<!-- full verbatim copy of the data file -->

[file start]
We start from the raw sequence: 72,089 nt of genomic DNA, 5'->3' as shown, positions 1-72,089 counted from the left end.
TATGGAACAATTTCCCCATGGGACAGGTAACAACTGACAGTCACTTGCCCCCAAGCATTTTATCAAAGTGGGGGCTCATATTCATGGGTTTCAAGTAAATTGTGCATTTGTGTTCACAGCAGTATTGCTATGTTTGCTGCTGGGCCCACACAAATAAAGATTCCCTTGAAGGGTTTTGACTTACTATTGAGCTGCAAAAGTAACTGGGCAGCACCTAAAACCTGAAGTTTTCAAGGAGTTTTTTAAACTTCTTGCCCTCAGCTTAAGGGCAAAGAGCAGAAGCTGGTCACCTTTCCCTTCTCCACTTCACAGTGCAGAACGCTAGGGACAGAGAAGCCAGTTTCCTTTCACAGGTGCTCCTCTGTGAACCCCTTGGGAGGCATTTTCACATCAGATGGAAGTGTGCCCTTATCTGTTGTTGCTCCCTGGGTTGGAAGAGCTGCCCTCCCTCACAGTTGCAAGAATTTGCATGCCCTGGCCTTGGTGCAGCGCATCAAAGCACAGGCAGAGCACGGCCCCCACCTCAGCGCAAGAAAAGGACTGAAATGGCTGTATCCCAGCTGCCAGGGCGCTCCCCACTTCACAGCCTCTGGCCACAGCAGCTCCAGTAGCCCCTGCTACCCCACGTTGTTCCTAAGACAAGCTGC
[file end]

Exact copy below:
We start from the raw sequence: 72,089 nt of genomic DNA, 5'->3' as shown, positions 1-72,089 counted from the left end.
TATGGAACAATTTCCCCATGGGACAGGTAACAACTGACAGTCACTTGCCCCCAAGCATTTTATCAAAGTGGGGGCTCATATTCATGGGTTTCAAGTAAATTGTGCATTTGTGTTCACAGCAGTATTGCTATGTTTGCTGCTGGGCCCACACAAATAAAGATTCCCTTGAAGGGTTTTGACTTACTATTGAGCTGCAAAAGTAACTGGGCAGCACCTAAAACCTGAAGTTTTCAAGGAGTTTTTTAAACTTCTTGCCCTCAGCTTAAGGGCAAAGAGCAGAAGCTGGTCACCTTTCCCTTCTCCACTTCACAGTGCAGAACGCTAGGGACAGAGAAGCCAGTTTCCTTTCACAGGTGCTCCTCTGTGAACCCCTTGGGAGGCATTTTCACATCAGATGGAAGTGTGCCCTTATCTGTTGTTGCTCCCTGGGTTGGAAGAGCTGCCCTCCCTCACAGTTGCAAGAATTTGCATGCCCTGGCCTTGGTGCAGCGCATCAAAGCACAGGCAGAGCACGGCCCCCACCTCAGCGCAAGAAAAGGACTGAAATGGCTGTATCCCAGCTGCCAGGGCGCTCCCCACTTCACAGCCTCTGGCCACAGCAGCTCCAGTAGCCCCTGCTACCCCACGTTGTTCCTAAGACAAGCTGC